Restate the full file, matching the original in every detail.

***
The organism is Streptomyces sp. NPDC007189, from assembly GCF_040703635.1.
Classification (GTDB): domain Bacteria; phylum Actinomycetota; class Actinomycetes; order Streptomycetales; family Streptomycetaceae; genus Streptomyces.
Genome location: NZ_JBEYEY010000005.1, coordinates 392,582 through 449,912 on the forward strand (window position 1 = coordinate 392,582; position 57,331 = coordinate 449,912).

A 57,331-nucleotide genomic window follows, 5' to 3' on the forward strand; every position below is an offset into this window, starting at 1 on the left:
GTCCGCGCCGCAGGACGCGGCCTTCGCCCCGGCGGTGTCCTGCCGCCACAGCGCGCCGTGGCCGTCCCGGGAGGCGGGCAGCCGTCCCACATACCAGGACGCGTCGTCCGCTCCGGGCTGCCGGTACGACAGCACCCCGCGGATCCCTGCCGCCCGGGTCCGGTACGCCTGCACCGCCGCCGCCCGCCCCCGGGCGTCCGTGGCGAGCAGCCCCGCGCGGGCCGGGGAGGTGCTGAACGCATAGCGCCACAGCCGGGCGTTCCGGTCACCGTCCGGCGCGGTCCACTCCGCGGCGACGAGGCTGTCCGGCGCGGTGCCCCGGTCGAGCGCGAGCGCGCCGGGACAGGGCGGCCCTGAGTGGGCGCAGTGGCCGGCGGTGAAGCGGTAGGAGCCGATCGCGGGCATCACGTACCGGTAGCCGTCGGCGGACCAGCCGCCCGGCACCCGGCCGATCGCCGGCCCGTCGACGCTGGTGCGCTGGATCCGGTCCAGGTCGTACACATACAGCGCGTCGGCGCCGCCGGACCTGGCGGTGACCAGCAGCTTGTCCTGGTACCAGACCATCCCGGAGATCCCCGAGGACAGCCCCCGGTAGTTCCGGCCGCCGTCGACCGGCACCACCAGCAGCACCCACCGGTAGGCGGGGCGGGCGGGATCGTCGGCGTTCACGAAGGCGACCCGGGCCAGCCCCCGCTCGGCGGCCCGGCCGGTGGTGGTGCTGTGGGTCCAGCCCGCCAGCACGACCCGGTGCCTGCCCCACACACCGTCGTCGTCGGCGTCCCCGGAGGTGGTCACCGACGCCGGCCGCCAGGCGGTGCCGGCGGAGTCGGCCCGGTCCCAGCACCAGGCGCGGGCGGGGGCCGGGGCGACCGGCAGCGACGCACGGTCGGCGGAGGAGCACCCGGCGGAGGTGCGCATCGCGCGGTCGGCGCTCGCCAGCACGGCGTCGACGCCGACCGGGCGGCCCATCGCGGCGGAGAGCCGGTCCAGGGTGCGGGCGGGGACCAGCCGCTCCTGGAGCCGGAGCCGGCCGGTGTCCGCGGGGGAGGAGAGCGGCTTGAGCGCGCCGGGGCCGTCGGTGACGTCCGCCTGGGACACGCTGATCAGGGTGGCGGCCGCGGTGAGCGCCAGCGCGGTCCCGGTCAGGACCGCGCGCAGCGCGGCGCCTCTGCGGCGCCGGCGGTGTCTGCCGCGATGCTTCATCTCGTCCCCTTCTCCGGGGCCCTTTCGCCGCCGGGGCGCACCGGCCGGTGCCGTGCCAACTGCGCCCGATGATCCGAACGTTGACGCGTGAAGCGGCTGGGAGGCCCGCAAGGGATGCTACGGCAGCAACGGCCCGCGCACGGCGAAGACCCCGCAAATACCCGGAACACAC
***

The organism is Streptomyces sp. NPDC007189, from assembly GCF_040703635.1.
Classification (GTDB): domain Bacteria; phylum Actinomycetota; class Actinomycetes; order Streptomycetales; family Streptomycetaceae; genus Streptomyces.
Genome location: NZ_JBEYEY010000005.1, coordinates 392,582 through 449,912 on the forward strand (window position 1 = coordinate 392,582; position 57,331 = coordinate 449,912).

A 57,331-nucleotide genomic window follows, 5' to 3' on the forward strand; every position below is an offset into this window, starting at 1 on the left:
GTCCGCGCCGCAGGACGCGGCCTTCGCCCCGGCGGTGTCCTGCCGCCACAGCGCGCCGTGGCCGTCCCGGGAGGCGGGCAGCCGTCCCACATACCAGGACGCGTCGTCCGCTCCGGGCTGCCGGTACGACAGCACCCCGCGGATCCCTGCCGCCCGGGTCCGGTACGCCTGCACCGCCGCCGCCCGCCCCCGGGCGTCCGTGGCGAGCAGCCCCGCGCGGGCCGGGGAGGTGCTGAACGCATAGCGCCACAGCCGGGCGTTCCGGTCACCGTCCGGCGCGGTCCACTCCGCGGCGACGAGGCTGTCCGGCGCGGTGCCCCGGTCGAGCGCGAGCGCGCCGGGACAGGGCGGCCCTGAGTGGGCGCAGTGGCCGGCGGTGAAGCGGTAGGAGCCGATCGCGGGCATCACGTACCGGTAGCCGTCGGCGGACCAGCCGCCCGGCACCCGGCCGATCGCCGGCCCGTCGACGCTGGTGCGCTGGATCCGGTCCAGGTCGTACACATACAGCGCGTCGGCGCCGCCGGACCTGGCGGTGACCAGCAGCTTGTCCTGGTACCAGACCATCCCGGAGATCCCCGAGGACAGCCCCCGGTAGTTCCGGCCGCCGTCGACCGGCACCACCAGCAGCACCCACCGGTAGGCGGGGCGGGCGGGATCGTCGGCGTTCACGAAGGCGACCCGGGCCAGCCCCCGCTCGGCGGCCCGGCCGGTGGTGGTGCTGTGGGTCCAGCCCGCCAGCACGACCCGGTGCCTGCCCCACACACCGTCGTCGTCGGCGTCCCCGGAGGTGGTCACCGACGCCGGCCGCCAGGCGGTGCCGGCGGAGTCGGCCCGGTCCCAGCACCAGGCGCGGGCGGGGGCCGGGGCGACCGGCAGCGACGCACGGTCGGCGGAGGAGCACCCGGCGGAGGTGCGCATCGCGCGGTCGGCGCTCGCCAGCACGGCGTCGACGCCGACCGGGCGGCCCATCGCGGCGGAGAGCCGGTCCAGGGTGCGGGCGGGGACCAGCCGCTCCTGGAGCCGGAGCCGGCCGGTGTCCGCGGGGGAGGAGAGCGGCTTGAGCGCGCCGGGGCCGTCGGTGACGTCCGCCTGGGACACGCTGATCAGGGTGGCGGCCGCGGTGAGCGCCAGCGCGGTCCCGGTCAGGACCGCGCGCAGCGCGGCGCCTCTGCGGCGCCGGCGGTGTCTGCCGCGATGCTTCATCTCGTCCCCTTCTCCGGGGCCCTTTCGCCGCCGGGGCGCACCGGCCGGTGCCGTGCCAACTGCGCCCGATGATCCGAACGTTGACGCGTGAAGCGGCTGGGAGGCCCGCAAGGGATGCTACGGCAGCAACGGCCCGCGCACGGCGAAGACCCCGCAAATACCCGGAACACAC